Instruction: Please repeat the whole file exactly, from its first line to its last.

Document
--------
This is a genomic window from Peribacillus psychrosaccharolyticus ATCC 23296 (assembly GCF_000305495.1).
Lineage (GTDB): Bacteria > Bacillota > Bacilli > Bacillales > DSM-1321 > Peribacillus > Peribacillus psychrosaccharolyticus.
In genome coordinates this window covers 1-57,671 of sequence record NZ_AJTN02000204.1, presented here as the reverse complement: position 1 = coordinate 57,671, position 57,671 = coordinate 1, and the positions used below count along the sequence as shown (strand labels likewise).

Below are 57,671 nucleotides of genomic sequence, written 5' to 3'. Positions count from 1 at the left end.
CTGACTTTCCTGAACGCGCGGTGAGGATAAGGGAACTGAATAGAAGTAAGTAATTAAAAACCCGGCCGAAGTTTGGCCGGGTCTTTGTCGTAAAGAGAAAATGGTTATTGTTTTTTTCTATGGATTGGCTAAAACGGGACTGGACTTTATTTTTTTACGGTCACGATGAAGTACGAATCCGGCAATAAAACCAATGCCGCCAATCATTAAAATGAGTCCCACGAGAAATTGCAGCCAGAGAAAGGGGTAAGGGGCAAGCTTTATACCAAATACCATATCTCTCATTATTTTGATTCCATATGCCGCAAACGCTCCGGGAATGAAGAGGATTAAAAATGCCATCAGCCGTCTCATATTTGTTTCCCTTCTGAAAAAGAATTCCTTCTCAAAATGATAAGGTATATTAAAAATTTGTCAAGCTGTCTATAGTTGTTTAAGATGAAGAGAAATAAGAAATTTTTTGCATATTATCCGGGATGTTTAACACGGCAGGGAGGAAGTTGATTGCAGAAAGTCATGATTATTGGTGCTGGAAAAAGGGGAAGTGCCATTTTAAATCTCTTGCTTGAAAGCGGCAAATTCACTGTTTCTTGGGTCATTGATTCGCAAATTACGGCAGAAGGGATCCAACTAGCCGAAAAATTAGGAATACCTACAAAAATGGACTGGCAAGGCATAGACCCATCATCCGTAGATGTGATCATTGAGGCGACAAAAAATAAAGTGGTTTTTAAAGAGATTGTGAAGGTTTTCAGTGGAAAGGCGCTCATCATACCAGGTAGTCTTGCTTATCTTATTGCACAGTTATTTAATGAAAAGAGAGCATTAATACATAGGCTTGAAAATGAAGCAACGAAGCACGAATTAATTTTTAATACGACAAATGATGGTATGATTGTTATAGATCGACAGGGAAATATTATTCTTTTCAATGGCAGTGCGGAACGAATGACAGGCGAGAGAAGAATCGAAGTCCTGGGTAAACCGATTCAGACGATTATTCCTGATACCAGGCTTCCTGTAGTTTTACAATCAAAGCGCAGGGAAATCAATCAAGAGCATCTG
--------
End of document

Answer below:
This is a genomic window from Peribacillus psychrosaccharolyticus ATCC 23296 (assembly GCF_000305495.1).
Lineage (GTDB): Bacteria > Bacillota > Bacilli > Bacillales > DSM-1321 > Peribacillus > Peribacillus psychrosaccharolyticus.
In genome coordinates this window covers 1-57,671 of sequence record NZ_AJTN02000204.1, presented here as the reverse complement: position 1 = coordinate 57,671, position 57,671 = coordinate 1, and the positions used below count along the sequence as shown (strand labels likewise).

Below are 57,671 nucleotides of genomic sequence, written 5' to 3'. Positions count from 1 at the left end.
CTGACTTTCCTGAACGCGCGGTGAGGATAAGGGAACTGAATAGAAGTAAGTAATTAAAAACCCGGCCGAAGTTTGGCCGGGTCTTTGTCGTAAAGAGAAAATGGTTATTGTTTTTTTCTATGGATTGGCTAAAACGGGACTGGACTTTATTTTTTTACGGTCACGATGAAGTACGAATCCGGCAATAAAACCAATGCCGCCAATCATTAAAATGAGTCCCACGAGAAATTGCAGCCAGAGAAAGGGGTAAGGGGCAAGCTTTATACCAAATACCATATCTCTCATTATTTTGATTCCATATGCCGCAAACGCTCCGGGAATGAAGAGGATTAAAAATGCCATCAGCCGTCTCATATTTGTTTCCCTTCTGAAAAAGAATTCCTTCTCAAAATGATAAGGTATATTAAAAATTTGTCAAGCTGTCTATAGTTGTTTAAGATGAAGAGAAATAAGAAATTTTTTGCATATTATCCGGGATGTTTAACACGGCAGGGAGGAAGTTGATTGCAGAAAGTCATGATTATTGGTGCTGGAAAAAGGGGAAGTGCCATTTTAAATCTCTTGCTTGAAAGCGGCAAATTCACTGTTTCTTGGGTCATTGATTCGCAAATTACGGCAGAAGGGATCCAACTAGCCGAAAAATTAGGAATACCTACAAAAATGGACTGGCAAGGCATAGACCCATCATCCGTAGATGTGATCATTGAGGCGACAAAAAATAAAGTGGTTTTTAAAGAGATTGTGAAGGTTTTCAGTGGAAAGGCGCTCATCATACCAGGTAGTCTTGCTTATCTTATTGCACAGTTATTTAATGAAAAGAGAGCATTAATACATAGGCTTGAAAATGAAGCAACGAAGCACGAATTAATTTTTAATACGACAAATGATGGTATGATTGTTATAGATCGACAGGGAAATATTATTCTTTTCAATGGCAGTGCGGAACGAATGACAGGCGAGAGAAGAATCGAAGTCCTGGGTAAACCGATTCAGACGATTATTCCTGATACCAGGCTTCCTGTAGTTTTACAATCAAAGCGCAGGGAAATCAATCAAGAGCATCTG